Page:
Antlers are the most memorable characteristic of reindeer. In males, antlers can measure 20 to 51 inches (52 to 130 centimeters) long, and females’ antlers can reach 9 to 20 inches (23 to 50 centimeters). Unlike horns, antlers fall off and grow back larger every year. While the new antlers grow, the reindeer is said to be in velvet, because skin, blood vessels, and soft fur cover the developing antlers.
Males begin to grow antlers in February and females in May. They both finish growing their antlers at the same time and shed or rub off the velvet during September. However, they shed their antlers at different times of the year. A male drops his during November, leaving him without antlers in December, while female reindeer keep their antlers through the winter until their calves are born in May. This fact has led many to believe that, based on the presence of antlers, Rudolph the red-nosed reindeer must have been a female to have those antlers on Christmas Eve!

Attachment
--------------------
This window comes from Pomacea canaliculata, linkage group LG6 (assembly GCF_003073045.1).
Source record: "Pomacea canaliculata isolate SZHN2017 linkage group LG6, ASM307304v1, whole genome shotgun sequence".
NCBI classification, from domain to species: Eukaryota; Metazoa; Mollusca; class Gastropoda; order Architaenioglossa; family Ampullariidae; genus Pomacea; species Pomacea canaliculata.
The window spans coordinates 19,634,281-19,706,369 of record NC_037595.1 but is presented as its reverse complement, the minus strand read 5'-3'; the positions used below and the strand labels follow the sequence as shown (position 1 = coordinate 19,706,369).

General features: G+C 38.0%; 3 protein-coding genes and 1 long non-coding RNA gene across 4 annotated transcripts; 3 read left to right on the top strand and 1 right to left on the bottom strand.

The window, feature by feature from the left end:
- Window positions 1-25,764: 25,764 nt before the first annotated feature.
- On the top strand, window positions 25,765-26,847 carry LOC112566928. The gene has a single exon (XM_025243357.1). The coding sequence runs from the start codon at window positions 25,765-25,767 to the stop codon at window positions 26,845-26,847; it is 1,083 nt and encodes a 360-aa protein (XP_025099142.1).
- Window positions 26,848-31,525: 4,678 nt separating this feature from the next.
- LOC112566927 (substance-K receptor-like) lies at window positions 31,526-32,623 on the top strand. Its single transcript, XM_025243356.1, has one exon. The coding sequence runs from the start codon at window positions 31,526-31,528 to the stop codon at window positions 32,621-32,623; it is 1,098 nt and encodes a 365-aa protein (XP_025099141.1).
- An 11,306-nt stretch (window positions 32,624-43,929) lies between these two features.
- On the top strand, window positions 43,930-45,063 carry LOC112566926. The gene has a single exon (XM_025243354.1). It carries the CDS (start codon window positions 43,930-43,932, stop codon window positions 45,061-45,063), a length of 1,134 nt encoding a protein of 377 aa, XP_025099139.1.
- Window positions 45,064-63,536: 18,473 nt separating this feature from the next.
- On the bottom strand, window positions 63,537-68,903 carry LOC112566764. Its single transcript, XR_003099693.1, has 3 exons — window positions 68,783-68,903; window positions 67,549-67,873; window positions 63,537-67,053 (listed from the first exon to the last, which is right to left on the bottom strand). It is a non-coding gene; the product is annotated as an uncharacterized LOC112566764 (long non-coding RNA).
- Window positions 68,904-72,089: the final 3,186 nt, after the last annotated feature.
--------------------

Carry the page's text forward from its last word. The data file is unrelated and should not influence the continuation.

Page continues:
But what are the antlers for? They are handy weapons against predators, and males use their impressive antlers (which can weigh up to 33 pounds, or 15 kilograms!) to impress the females.